US prosecutors have charged a man with stealing data relating to 130 million credit and debit cards. Officials say it is the biggest case of identity theft in American history.
They say Albert Gonzales, 28, and two unnamed Russian co-conspirators hacked into the payment systems of retailers, including the 7-Eleven chain.
Prosecutors say they aimed to sell the data on. If convicted, Mr Gonzales faces up to 20 years in jail for wire fraud and five years for conspiracy. He would also have to pay a fine of $250,000 (£150,000) for each of the two charges.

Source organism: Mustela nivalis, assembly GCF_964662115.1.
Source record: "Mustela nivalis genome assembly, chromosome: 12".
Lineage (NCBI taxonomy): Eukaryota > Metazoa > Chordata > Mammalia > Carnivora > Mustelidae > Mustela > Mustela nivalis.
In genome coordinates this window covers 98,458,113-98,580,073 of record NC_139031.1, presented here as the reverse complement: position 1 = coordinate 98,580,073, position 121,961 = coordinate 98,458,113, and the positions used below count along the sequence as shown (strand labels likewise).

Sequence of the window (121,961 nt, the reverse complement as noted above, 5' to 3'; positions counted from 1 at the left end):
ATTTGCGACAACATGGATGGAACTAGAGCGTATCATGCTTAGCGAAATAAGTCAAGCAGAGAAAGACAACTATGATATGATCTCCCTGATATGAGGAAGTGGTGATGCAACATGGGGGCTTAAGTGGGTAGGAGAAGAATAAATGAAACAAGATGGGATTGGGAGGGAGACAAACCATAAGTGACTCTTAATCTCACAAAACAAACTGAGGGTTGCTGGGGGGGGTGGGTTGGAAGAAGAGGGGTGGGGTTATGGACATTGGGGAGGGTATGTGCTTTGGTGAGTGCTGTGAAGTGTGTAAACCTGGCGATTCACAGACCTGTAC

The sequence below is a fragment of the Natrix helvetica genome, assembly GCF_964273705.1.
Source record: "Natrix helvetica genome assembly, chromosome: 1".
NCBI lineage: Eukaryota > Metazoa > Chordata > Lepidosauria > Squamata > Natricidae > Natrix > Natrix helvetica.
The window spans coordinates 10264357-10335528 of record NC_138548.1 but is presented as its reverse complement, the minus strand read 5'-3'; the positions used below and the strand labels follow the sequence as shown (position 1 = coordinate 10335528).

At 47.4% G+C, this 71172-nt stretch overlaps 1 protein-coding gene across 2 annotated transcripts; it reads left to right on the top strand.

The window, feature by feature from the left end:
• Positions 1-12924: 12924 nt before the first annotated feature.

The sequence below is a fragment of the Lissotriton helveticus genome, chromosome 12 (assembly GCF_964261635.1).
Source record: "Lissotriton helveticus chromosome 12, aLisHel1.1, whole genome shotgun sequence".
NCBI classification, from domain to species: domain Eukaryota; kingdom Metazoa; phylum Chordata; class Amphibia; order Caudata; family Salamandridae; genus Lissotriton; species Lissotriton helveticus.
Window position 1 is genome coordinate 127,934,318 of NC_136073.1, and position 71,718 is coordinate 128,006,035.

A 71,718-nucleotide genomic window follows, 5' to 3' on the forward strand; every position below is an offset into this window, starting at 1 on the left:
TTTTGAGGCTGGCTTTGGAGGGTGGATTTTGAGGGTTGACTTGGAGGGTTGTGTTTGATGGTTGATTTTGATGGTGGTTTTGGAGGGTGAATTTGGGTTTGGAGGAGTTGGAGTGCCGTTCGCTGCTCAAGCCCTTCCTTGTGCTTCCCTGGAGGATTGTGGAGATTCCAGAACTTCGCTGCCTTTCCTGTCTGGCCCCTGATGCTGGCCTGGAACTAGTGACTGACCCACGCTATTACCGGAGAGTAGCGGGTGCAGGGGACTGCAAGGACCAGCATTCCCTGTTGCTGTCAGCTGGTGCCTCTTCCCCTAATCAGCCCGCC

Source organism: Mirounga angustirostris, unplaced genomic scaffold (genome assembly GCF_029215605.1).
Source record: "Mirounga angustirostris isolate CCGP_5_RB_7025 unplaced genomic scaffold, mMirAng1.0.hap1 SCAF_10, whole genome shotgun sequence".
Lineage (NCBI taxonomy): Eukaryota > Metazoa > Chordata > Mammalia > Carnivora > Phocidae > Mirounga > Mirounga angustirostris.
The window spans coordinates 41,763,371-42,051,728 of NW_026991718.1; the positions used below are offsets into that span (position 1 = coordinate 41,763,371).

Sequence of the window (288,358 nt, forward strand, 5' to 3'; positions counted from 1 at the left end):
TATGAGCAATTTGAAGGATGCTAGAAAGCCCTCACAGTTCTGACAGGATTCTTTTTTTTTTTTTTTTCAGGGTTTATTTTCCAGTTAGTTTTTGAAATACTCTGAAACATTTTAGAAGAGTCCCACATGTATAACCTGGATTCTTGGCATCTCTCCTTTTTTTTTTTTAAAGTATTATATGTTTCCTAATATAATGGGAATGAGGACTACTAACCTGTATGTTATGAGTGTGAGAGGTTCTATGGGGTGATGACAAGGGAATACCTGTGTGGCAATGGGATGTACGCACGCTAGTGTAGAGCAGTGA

Gonzales used a complicated technique known as an “SQL injection attack” to penetrate networks’ firewalls and steal information, the US Department of Justice said.
According to the indictment, the group researched the credit and debit card systems used by their victims, attacked their networks and sent the data to computer servers they operated in California, Illinois, Latvia, the Netherlands and Ukraine. The data could then be sold on, enabling others to make fraudulent purchases, it said.
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